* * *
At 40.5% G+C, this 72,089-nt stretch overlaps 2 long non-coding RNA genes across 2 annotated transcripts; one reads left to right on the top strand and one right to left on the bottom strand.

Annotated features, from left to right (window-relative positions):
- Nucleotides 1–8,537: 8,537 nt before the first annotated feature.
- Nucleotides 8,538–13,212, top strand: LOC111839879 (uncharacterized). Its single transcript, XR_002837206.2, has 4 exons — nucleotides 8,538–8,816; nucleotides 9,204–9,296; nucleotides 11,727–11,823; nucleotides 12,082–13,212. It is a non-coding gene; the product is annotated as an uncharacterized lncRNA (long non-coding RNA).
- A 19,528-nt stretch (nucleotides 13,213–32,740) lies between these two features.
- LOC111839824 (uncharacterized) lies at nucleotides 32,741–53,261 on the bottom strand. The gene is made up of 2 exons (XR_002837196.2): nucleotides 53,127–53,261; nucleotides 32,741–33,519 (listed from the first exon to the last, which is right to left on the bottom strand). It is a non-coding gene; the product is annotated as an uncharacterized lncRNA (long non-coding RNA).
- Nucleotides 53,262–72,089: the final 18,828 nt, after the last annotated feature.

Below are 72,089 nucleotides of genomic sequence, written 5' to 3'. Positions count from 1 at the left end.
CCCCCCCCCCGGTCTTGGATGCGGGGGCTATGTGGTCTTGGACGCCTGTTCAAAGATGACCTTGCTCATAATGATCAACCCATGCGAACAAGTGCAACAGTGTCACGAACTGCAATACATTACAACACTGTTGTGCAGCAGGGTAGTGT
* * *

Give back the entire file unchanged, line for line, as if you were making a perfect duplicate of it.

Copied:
At 40.5% G+C, this 72,089-nt stretch overlaps 2 long non-coding RNA genes across 2 annotated transcripts; one reads left to right on the top strand and one right to left on the bottom strand.

Annotated features, from left to right (window-relative positions):
- Nucleotides 1–8,537: 8,537 nt before the first annotated feature.
- Nucleotides 8,538–13,212, top strand: LOC111839879 (uncharacterized). Its single transcript, XR_002837206.2, has 4 exons — nucleotides 8,538–8,816; nucleotides 9,204–9,296; nucleotides 11,727–11,823; nucleotides 12,082–13,212. It is a non-coding gene; the product is annotated as an uncharacterized lncRNA (long non-coding RNA).
- A 19,528-nt stretch (nucleotides 13,213–32,740) lies between these two features.
- LOC111839824 (uncharacterized) lies at nucleotides 32,741–53,261 on the bottom strand. The gene is made up of 2 exons (XR_002837196.2): nucleotides 53,127–53,261; nucleotides 32,741–33,519 (listed from the first exon to the last, which is right to left on the bottom strand). It is a non-coding gene; the product is annotated as an uncharacterized lncRNA (long non-coding RNA).
- Nucleotides 53,262–72,089: the final 18,828 nt, after the last annotated feature.

Below are 72,089 nucleotides of genomic sequence, written 5' to 3'. Positions count from 1 at the left end.
CCCCCCCCCCGGTCTTGGATGCGGGGGCTATGTGGTCTTGGACGCCTGTTCAAAGATGACCTTGCTCATAATGATCAACCCATGCGAACAAGTGCAACAGTGTCACGAACTGCAATACATTACAACACTGTTGTGCAGCAGGGTAGTGT